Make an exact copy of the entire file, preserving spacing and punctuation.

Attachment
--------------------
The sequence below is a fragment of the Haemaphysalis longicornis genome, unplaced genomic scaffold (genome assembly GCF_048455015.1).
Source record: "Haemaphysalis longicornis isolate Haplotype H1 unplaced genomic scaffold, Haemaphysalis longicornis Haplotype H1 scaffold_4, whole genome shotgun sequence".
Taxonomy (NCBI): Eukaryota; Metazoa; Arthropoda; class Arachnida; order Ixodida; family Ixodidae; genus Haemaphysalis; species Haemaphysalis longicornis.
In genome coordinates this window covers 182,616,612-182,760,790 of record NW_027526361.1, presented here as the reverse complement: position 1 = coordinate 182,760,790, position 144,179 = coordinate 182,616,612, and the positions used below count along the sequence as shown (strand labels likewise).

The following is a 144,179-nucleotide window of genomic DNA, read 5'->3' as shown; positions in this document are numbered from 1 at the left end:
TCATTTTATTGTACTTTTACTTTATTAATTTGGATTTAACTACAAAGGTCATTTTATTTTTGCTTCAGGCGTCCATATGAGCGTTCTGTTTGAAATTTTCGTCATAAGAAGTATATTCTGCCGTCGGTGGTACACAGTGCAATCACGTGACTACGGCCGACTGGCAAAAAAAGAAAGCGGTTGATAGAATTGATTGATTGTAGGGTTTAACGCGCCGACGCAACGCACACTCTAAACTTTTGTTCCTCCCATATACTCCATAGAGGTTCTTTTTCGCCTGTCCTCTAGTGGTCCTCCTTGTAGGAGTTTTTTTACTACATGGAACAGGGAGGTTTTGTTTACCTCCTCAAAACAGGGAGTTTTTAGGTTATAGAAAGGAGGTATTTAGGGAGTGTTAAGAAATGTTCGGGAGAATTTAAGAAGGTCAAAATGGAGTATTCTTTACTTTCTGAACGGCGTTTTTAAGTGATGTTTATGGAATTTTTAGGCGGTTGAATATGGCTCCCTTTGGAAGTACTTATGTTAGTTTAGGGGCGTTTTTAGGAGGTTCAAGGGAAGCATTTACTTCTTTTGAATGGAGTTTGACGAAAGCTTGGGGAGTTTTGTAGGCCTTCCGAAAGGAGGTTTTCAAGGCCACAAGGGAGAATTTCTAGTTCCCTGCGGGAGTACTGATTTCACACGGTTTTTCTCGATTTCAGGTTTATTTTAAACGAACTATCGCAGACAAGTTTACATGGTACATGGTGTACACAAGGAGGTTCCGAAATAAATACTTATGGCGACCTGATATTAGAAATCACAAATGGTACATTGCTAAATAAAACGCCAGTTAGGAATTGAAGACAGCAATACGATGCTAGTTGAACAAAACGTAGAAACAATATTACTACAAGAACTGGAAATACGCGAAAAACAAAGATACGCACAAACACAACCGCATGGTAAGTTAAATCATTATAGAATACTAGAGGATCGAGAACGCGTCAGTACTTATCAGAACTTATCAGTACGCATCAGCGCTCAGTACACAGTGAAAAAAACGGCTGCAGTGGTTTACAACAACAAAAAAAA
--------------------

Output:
The sequence below is a fragment of the Haemaphysalis longicornis genome, unplaced genomic scaffold (genome assembly GCF_048455015.1).
Source record: "Haemaphysalis longicornis isolate Haplotype H1 unplaced genomic scaffold, Haemaphysalis longicornis Haplotype H1 scaffold_4, whole genome shotgun sequence".
Taxonomy (NCBI): Eukaryota; Metazoa; Arthropoda; class Arachnida; order Ixodida; family Ixodidae; genus Haemaphysalis; species Haemaphysalis longicornis.
In genome coordinates this window covers 182,616,612-182,760,790 of record NW_027526361.1, presented here as the reverse complement: position 1 = coordinate 182,760,790, position 144,179 = coordinate 182,616,612, and the positions used below count along the sequence as shown (strand labels likewise).

The following is a 144,179-nucleotide window of genomic DNA, read 5'->3' as shown; positions in this document are numbered from 1 at the left end:
TCATTTTATTGTACTTTTACTTTATTAATTTGGATTTAACTACAAAGGTCATTTTATTTTTGCTTCAGGCGTCCATATGAGCGTTCTGTTTGAAATTTTCGTCATAAGAAGTATATTCTGCCGTCGGTGGTACACAGTGCAATCACGTGACTACGGCCGACTGGCAAAAAAAGAAAGCGGTTGATAGAATTGATTGATTGTAGGGTTTAACGCGCCGACGCAACGCACACTCTAAACTTTTGTTCCTCCCATATACTCCATAGAGGTTCTTTTTCGCCTGTCCTCTAGTGGTCCTCCTTGTAGGAGTTTTTTTACTACATGGAACAGGGAGGTTTTGTTTACCTCCTCAAAACAGGGAGTTTTTAGGTTATAGAAAGGAGGTATTTAGGGAGTGTTAAGAAATGTTCGGGAGAATTTAAGAAGGTCAAAATGGAGTATTCTTTACTTTCTGAACGGCGTTTTTAAGTGATGTTTATGGAATTTTTAGGCGGTTGAATATGGCTCCCTTTGGAAGTACTTATGTTAGTTTAGGGGCGTTTTTAGGAGGTTCAAGGGAAGCATTTACTTCTTTTGAATGGAGTTTGACGAAAGCTTGGGGAGTTTTGTAGGCCTTCCGAAAGGAGGTTTTCAAGGCCACAAGGGAGAATTTCTAGTTCCCTGCGGGAGTACTGATTTCACACGGTTTTTCTCGATTTCAGGTTTATTTTAAACGAACTATCGCAGACAAGTTTACATGGTACATGGTGTACACAAGGAGGTTCCGAAATAAATACTTATGGCGACCTGATATTAGAAATCACAAATGGTACATTGCTAAATAAAACGCCAGTTAGGAATTGAAGACAGCAATACGATGCTAGTTGAACAAAACGTAGAAACAATATTACTACAAGAACTGGAAATACGCGAAAAACAAAGATACGCACAAACACAACCGCATGGTAAGTTAAATCATTATAGAATACTAGAGGATCGAGAACGCGTCAGTACTTATCAGAACTTATCAGTACGCATCAGCGCTCAGTACACAGTGAAAAAAACGGCTGCAGTGGTTTACAACAACAAAAAAAA